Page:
of significant digits.  If the precision is missing,  6
          digits  are  given;  if  the  precision  is zero, it is
          treated as 1.  Style e is used if the exponent from its
          conversion  is less than -4 or greater than or equal to
          the precision.  Trailing zeros  are  removed  from  the
          fractional  part of the result; a decimal point appears
          only if it is followed by at least one digit.

     c    The int argument is converted to an unsigned char,  and
          the resulting character is written.

     s    The  argument is expected to be a pointer to  an  array
          of  character  type  (pointer to a string).  Characters
          from the array are written up to (but not including)  a
          terminating NUL character; if a precision is specified,
          no more than the number specified are  written.   If  a
          precision  is given, no null character need be present;
          if the precision is not specified, or is  greater  than
          the  size  of  the array, the array must contain a ter-
          minating NUL character.

     p    The  pointer argument is printed in hexadecimal (as  if
          by %#x or %#lx).

     n    The number of characters written so far is stored  into
          the  integer  indicated  by  the   (or variant) pointer
          argument.  No argument is converted.

     %    A `%' is written. No argument is  converted.  The  com-
          plete conversion specification is `%%'.

     In no case does a non-existent or small  field  width  cause
     truncation  of  a  field;  if  the result of a conversion is
     wider than the field width, the field is expanded to contain
     the conversion result.


     To print a date and  time  in  the  form  `Sunday,  July  3,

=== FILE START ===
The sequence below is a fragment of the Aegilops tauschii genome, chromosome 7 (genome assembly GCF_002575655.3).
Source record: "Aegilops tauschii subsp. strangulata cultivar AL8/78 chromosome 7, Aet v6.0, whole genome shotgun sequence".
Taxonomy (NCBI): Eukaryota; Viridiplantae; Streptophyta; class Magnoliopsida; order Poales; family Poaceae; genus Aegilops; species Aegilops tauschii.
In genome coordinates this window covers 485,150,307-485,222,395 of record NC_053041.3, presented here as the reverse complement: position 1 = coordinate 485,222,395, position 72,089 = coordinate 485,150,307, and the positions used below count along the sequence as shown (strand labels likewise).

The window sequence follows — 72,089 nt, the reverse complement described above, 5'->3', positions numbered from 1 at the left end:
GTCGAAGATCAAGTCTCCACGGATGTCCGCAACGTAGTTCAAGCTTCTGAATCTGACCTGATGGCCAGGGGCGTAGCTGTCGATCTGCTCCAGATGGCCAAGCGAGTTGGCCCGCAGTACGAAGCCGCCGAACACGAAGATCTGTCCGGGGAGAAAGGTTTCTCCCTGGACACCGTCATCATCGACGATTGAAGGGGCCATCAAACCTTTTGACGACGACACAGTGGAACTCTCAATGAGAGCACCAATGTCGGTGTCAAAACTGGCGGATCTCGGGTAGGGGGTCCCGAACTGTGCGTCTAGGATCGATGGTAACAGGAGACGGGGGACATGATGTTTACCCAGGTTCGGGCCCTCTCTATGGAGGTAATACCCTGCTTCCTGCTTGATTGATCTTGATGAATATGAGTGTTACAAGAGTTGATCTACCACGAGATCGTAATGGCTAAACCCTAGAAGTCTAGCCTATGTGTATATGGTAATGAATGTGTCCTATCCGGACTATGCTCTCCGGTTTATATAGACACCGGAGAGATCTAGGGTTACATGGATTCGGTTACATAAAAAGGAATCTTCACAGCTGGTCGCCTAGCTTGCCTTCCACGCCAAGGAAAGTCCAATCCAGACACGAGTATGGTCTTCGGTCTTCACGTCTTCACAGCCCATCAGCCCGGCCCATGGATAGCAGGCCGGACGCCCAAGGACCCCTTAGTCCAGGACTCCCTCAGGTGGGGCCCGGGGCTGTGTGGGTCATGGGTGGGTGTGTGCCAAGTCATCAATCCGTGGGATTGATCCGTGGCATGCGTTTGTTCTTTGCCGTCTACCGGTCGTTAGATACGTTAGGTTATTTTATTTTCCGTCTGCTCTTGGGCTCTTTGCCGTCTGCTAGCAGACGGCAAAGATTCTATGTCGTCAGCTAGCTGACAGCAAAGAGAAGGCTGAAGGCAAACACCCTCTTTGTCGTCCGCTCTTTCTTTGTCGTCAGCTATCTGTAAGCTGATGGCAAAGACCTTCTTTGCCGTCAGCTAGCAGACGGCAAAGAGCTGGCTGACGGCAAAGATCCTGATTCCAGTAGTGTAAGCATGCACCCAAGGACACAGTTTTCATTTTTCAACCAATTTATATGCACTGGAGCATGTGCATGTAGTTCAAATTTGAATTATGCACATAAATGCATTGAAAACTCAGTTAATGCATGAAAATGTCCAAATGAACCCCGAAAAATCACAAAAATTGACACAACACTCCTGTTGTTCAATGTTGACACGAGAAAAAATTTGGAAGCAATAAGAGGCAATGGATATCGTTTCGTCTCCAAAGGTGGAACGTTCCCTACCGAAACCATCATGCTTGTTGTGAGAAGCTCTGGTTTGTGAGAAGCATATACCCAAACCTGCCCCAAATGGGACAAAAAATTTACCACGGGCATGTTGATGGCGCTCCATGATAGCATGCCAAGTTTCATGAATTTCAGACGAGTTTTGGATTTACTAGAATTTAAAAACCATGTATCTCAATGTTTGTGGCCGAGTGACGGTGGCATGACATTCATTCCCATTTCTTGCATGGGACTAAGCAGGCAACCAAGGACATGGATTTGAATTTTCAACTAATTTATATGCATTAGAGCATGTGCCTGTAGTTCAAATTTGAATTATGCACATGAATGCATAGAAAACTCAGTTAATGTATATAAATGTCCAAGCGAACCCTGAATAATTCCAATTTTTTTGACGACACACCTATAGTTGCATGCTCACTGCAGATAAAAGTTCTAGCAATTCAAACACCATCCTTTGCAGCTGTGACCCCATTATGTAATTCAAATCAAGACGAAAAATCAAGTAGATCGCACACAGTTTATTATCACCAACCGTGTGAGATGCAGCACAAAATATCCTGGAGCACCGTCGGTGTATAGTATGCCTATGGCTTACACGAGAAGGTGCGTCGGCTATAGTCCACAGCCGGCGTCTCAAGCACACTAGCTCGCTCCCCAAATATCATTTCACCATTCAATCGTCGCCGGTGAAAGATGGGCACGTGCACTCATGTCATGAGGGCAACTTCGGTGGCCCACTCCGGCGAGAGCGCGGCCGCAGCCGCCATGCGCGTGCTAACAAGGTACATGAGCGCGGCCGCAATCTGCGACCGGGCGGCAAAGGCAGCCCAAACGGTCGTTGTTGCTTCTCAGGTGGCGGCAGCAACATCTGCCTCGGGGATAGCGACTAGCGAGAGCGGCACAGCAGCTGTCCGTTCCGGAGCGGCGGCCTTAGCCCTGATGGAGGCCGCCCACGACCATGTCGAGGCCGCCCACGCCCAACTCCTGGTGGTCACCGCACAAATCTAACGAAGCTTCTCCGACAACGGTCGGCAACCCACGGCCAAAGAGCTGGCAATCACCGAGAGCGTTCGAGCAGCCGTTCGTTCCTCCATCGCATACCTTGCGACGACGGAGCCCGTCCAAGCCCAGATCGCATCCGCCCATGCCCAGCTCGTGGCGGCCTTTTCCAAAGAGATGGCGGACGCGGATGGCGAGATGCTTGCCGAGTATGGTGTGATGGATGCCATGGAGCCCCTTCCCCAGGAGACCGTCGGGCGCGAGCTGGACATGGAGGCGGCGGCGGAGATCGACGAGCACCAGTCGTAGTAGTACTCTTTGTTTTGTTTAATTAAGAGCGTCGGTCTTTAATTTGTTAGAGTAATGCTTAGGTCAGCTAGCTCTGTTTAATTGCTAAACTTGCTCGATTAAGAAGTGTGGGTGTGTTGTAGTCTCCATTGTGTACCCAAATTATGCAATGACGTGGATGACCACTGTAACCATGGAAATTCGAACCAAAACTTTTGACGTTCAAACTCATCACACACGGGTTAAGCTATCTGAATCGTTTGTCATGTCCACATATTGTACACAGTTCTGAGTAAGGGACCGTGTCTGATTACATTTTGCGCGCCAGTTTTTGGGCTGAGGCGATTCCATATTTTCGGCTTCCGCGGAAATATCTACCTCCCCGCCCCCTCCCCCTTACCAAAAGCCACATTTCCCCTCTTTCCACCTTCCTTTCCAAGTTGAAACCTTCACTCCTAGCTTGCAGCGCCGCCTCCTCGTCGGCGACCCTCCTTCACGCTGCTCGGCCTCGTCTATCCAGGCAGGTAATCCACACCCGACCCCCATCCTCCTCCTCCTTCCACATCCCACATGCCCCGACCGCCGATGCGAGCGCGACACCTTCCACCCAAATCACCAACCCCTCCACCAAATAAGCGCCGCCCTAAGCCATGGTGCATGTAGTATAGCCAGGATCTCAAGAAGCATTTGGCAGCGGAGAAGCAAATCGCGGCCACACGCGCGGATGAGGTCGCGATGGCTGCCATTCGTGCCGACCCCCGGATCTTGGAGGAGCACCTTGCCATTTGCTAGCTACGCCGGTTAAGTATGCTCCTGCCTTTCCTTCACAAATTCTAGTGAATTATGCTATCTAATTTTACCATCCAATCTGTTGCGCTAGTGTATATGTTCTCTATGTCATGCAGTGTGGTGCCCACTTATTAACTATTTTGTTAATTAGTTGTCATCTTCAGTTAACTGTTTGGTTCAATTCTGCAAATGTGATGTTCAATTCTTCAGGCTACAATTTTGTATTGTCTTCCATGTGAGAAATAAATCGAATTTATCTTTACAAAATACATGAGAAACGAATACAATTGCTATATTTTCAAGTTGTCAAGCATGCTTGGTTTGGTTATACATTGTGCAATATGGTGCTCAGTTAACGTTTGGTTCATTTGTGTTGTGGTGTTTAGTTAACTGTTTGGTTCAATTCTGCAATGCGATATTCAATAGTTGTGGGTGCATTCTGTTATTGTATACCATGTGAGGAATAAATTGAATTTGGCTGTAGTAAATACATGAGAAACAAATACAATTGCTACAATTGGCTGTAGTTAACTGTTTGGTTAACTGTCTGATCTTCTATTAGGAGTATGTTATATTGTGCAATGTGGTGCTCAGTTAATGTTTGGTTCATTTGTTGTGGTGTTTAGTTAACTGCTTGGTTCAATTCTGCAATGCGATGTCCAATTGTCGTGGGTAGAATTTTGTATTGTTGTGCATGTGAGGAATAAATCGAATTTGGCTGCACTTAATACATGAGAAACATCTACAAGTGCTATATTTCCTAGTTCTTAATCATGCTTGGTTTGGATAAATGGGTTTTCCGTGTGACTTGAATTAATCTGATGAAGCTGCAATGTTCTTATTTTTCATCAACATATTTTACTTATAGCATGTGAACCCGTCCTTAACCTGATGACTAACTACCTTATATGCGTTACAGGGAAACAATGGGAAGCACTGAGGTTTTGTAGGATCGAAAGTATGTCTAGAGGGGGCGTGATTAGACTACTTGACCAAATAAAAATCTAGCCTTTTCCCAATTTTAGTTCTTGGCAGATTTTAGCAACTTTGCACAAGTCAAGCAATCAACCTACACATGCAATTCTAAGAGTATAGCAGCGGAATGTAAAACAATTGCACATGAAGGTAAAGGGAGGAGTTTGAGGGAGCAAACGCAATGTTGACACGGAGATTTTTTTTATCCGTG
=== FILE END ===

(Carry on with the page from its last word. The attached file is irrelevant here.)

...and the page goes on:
10:02', where weekday and month are pointers to strings:
          #include <stdio.h>
          fprintf(stdout, "%s, %s %d, %.2d:%.2d\n",
               weekday, month, day, hour, min);

     To print to five decimal places:
          #include <math.h>
          #include <stdio.h>
          fprintf(stdout, "pi = %.5f\n", 4 * atan(1.0));

     To allocate a 128 byte string and print into it:
          #include <stdio.h>
          #include <stdlib.h>
          #include <stdarg.h>
          char *newfmt(const char *fmt, ...)
                    char *p;
                    va_list ap;
                    if ((p = malloc(128)) == NULL)
                         return (NULL);
                    va_start(ap, fmt);
                    (void) vsnprintf(p, 128, fmt, ap);
                    return (p);


     printf(1), scanf(3)


     The  fprintf,  printf,  sprintf,  vprintf,   vfprintf,   and
     vsprintf functions conform to ANSI C3.159-1989 (``ANSI C'').

     The q flag is the BSD 4.4 notation for long long,  while  ll
     or  the  usage  of L in integer conversions is the GNU nota-

     The Linux version of these functions is  based  on  the  GNU
     libio library.  Take a look at the info documentation of GNU
     libc (glibc-1.08) for a more concise description.


     Some floating point conversions  under  Linux  cause  memory

     All functions are fully  ANSI  C3.159-1989  conformant,  but
     provide  the additional flags q, Z and ' as well as an addi-
     tional behaviour of the L and l flags.  The  latter  may  be
     considered to be a bug, as it changes the behaviour of flags
     defined in ANSI C3.159-1989.

     The effect of padding the %p format with  zeros  (either  by
     the  0  flag  or  by specifying a precision), and the benign
     effect (i.e., none) of the # flag on %n and %p  conversions,
     as  well  as  nonsensical combinations such as are not stan-
     dard; such combinations should be avoided.

     Some combinations of flags defined by ANSI C are not  making
     sense  (e.g.  %Ld).   While  they  may  have  a well-defined
     behaviour on Linux, this need not to be so on  other  archi-
     tectures.   Therefore  it usually is better not to use flags
     that are not defined by ANSI C at all, i.e. use q instead of
     L in combination with diouxX conversions or ll.

     The usage of q is not the same as on BSD 4.4, as it  may  be
     used in float conversions equivalently to L.

     Because sprintf  and  vsprintf  assume  an  infinitely  long
     string,  callers  must be careful not to overflow the actual
     space; this is often impossible to assure.